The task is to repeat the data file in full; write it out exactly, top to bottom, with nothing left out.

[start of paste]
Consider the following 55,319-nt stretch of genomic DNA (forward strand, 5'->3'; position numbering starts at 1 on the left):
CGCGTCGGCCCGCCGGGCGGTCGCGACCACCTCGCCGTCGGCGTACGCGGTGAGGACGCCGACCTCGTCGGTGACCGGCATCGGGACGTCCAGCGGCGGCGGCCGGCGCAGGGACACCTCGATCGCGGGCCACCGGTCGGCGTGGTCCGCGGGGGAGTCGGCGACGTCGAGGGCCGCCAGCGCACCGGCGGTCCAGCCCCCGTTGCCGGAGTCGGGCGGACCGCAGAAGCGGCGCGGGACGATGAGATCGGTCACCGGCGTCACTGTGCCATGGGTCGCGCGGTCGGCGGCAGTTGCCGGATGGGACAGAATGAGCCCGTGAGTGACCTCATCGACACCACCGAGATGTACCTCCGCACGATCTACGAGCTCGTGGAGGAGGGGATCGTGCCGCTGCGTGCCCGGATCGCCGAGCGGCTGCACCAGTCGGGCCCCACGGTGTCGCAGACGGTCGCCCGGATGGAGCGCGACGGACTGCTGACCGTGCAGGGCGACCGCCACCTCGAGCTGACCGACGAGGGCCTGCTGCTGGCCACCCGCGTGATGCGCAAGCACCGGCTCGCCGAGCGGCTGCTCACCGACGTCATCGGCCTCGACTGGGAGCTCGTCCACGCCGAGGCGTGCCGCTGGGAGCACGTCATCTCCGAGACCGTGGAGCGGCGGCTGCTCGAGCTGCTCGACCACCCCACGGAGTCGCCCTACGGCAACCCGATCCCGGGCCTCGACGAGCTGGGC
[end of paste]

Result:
Consider the following 55,319-nt stretch of genomic DNA (forward strand, 5'->3'; position numbering starts at 1 on the left):
CGCGTCGGCCCGCCGGGCGGTCGCGACCACCTCGCCGTCGGCGTACGCGGTGAGGACGCCGACCTCGTCGGTGACCGGCATCGGGACGTCCAGCGGCGGCGGCCGGCGCAGGGACACCTCGATCGCGGGCCACCGGTCGGCGTGGTCCGCGGGGGAGTCGGCGACGTCGAGGGCCGCCAGCGCACCGGCGGTCCAGCCCCCGTTGCCGGAGTCGGGCGGACCGCAGAAGCGGCGCGGGACGATGAGATCGGTCACCGGCGTCACTGTGCCATGGGTCGCGCGGTCGGCGGCAGTTGCCGGATGGGACAGAATGAGCCCGTGAGTGACCTCATCGACACCACCGAGATGTACCTCCGCACGATCTACGAGCTCGTGGAGGAGGGGATCGTGCCGCTGCGTGCCCGGATCGCCGAGCGGCTGCACCAGTCGGGCCCCACGGTGTCGCAGACGGTCGCCCGGATGGAGCGCGACGGACTGCTGACCGTGCAGGGCGACCGCCACCTCGAGCTGACCGACGAGGGCCTGCTGCTGGCCACCCGCGTGATGCGCAAGCACCGGCTCGCCGAGCGGCTGCTCACCGACGTCATCGGCCTCGACTGGGAGCTCGTCCACGCCGAGGCGTGCCGCTGGGAGCACGTCATCTCCGAGACCGTGGAGCGGCGGCTGCTCGAGCTGCTCGACCACCCCACGGAGTCGCCCTACGGCAACCCGATCCCGGGCCTCGACGAGCTGGGC